What was the aim at the start of the season?

The aim at start of year and same now was to finish in Top 6 but me being me, always looking a little better and wanting more, I need to remember the power deficit it and settle for 5ths and 6ths.

Favourite circuit and why?

My favourite circuit would have to be Oulton Park as it is a nice technical circuit, the harder you try the slower you go, hard to get your head around but one thing that my dad taught me is that being smooth and flowing hitting all my markers which will seem slower, but faster in reality.

How has Cadwell Park treated you in the past?

Cadwell has been good to me in the past with a 2nd in Stock 600 and win in Stock 1000 in 2012 so with being back in stock 1000 I hope we have the same result.

Are you in the title hunt?

With being 52points off Mackenzie I think we are a bit far behind now in 3rd but I would like to be in top 3 come end of season, as that’s a win to us.

What’s the plan for 2017?

To be honest for next year I’ve had bits and pieces of things coming together but unfortunately nothing I can shed light on as yet.

What are your biggest achievements?

My biggest achievements so far are my two British Titles in 2011 and 2012 back to back as I am the only rider ever to do it in Stock classes.

What are you like away from the circuit?

At home I’m a little bit selfish and probably hard to live with as everything is done around racing from working/training and eating. I feel sorry for my girlfriend Sam, as she does so much for me and I just chat about racing and getting out on the bike at the next race. Sam comes to every race with me and keeps me calm, we get on very well and talk about everything so she knows when I am stressed out and tries to take my mind off racing.

Away from the circuit my hobbies are motocross, swimming and cycling mainly; I love nothing more than motocrossing at the weekend away from races and just chilling out.

What is it like having a well-known name?

It’s nice to have a name that is known in racing which I will try to continue on for definite. I just want to keep the name going and do my cousins proud for what I have achieved.

What lighted the racing spark?

All I’ve ever known is bikes, I’ve been on a quad since I was 2 and a bike since I was 4 so my dad really got me to where I am today with the inspiration taken from my cousins.

Would you like to do Road Racing?

It’s one thing I’ve never had an interest in is the roads, I respect the guys that do it but it’s just not for me. If I was to do any, I’d like a go at the north west 200 but wouldn’t bother me if I never done it.

Your biggest rival so far?

In 2012 I had my biggest rival Jason O’Halloran when he was on the bike I’m on now and I was on the PBM Kawasaki. We had some awesome battles.

Is there anyone you don’t particularly like on the grid?

No not really to be honest as I’ll get on with everyone but Alex Olsen will probably hate me after I tripped his back wheel at Brands and sent him off as well as myself.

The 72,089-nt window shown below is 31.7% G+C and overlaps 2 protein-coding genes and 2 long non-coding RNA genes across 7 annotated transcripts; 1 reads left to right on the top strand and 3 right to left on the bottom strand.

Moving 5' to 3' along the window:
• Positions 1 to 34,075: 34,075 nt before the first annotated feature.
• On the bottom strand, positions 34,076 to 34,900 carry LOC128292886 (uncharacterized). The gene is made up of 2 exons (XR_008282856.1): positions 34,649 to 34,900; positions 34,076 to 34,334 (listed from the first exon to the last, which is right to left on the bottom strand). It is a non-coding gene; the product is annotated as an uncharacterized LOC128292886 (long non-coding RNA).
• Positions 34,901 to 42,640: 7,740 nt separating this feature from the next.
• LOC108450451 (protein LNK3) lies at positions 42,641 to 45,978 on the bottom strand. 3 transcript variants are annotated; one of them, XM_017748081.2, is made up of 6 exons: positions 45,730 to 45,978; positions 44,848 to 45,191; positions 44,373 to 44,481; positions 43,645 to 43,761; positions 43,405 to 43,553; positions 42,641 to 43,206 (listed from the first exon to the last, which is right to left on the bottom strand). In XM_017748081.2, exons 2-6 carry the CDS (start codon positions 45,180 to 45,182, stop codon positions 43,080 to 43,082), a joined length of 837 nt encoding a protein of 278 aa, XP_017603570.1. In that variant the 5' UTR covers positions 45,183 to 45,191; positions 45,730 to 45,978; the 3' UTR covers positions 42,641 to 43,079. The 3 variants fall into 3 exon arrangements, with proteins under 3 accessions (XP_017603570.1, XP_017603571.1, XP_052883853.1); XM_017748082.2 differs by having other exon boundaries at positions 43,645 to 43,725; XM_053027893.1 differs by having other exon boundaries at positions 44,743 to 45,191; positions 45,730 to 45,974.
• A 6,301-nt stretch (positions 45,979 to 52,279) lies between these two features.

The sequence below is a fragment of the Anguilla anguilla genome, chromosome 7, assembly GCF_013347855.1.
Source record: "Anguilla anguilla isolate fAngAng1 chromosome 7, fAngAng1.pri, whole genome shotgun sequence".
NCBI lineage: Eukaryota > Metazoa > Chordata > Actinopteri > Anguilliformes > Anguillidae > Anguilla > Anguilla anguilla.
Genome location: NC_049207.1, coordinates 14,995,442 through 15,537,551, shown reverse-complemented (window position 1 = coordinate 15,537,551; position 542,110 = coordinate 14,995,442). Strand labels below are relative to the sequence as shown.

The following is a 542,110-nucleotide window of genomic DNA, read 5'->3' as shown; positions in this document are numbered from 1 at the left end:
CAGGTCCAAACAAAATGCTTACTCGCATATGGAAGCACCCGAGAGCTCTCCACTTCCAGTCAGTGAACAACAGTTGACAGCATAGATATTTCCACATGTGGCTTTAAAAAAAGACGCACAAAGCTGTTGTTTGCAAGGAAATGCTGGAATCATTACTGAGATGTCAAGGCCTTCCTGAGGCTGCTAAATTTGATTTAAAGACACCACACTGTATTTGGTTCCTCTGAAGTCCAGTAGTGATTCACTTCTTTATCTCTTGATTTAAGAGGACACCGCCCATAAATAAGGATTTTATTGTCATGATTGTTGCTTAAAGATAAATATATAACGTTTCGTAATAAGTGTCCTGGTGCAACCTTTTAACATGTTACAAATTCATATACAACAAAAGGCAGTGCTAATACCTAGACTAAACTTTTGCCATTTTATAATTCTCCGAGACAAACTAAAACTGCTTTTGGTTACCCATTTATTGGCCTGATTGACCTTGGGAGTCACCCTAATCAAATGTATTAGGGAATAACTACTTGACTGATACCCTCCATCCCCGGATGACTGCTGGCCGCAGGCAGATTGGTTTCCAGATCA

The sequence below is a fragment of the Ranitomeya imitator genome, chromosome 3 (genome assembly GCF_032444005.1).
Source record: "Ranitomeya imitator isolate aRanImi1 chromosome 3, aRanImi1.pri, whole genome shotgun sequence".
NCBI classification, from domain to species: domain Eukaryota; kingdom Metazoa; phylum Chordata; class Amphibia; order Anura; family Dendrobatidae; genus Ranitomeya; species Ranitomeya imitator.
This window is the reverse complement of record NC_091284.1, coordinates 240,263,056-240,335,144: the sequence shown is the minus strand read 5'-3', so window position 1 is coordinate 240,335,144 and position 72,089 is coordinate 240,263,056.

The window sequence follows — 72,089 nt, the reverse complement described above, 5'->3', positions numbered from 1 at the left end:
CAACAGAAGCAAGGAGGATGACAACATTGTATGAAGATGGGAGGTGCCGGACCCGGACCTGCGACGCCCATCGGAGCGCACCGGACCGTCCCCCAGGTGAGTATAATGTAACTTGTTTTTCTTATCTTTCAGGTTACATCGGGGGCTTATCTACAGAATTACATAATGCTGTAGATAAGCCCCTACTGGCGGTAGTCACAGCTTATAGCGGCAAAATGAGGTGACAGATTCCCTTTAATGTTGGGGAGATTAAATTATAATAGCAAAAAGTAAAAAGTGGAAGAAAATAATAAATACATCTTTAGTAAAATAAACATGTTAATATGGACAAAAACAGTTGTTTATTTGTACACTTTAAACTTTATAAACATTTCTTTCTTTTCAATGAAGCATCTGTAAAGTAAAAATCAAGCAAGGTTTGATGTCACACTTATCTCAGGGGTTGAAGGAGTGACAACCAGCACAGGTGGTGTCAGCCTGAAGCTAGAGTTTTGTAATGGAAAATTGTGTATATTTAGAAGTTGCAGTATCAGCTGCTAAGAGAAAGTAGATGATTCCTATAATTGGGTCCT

How much effort are the team putting in?

I can’t say enough how much effort Quay Garage Racing are putting in this year, it’s been an absolute joy to have them putting in as much effort as I am and to have so much faith in me.

Who are your sponsors?

My personal sponsors are Rapid International, Waitings Drainage (who I work for), Prestige Custom Coatings (helmet designer), RST Leathers, DryBrow and MotoGear who supply my X-Lite Helmet, Five Gloves and Gearne Boots.

Worst injury?

My worst injury would have to be when I knocked myself out at Oulton Park in 2012 on the PBM Kawasaki. I hit the tyre wall at 130mph (my body, not the bike), plus I had my back in one complete bruise, I was very stiff and sore.

3 greats you would’ve liked to race against?

I would have liked to have raced against Leon Haslam, Leon Camier and Cal Crutchlow when they were in it as seemed a really good championship back then, not that it isn’t now.

Who will win WSBK and MotoGP this year?

I think Jonny Rea is the man to beat in WSBK as his pace and consistency is out of this world. In MotoGP, my money is on Marquez, I’d love Rossi to do it for a 10th but I don’t think he has the edge to make the gap up.

Who do you see as the next big thing in BSB?

It’s hard to say who will go places in the BSB paddock as there are so many decent riders out there, but if they don’t get the right support then it’ll never happen as I’ve found out in past experiences. One rider who I will name is Tarran Mackenzie as he has shown so much speed this year, as well as maturity.

Many riders have pre-race rituals; do you?

Yeah I have a certain way of doing things when getting changed into my leathers, like left boot on first before right boot, left glove on before right glove and just before I go out on bike I’ll almost like stretch down with my arms between my knees (like a squat but not a squat) and ask my mum and Cousins (Stephen & Mark Farmer) who passed away, to look after me.

Which makes you go faster: Continuity or change?

I like continuity more than change with team and bike. When we found a setup with the bike, we haven’t done much with it since as I go faster when everything the same.

Where do you get your motivation from?

I want nothing more than to be racing motorbikes, so even when I am heading to work I know I have to dig deeper in the gym and get focused more with racing to make my dream come true.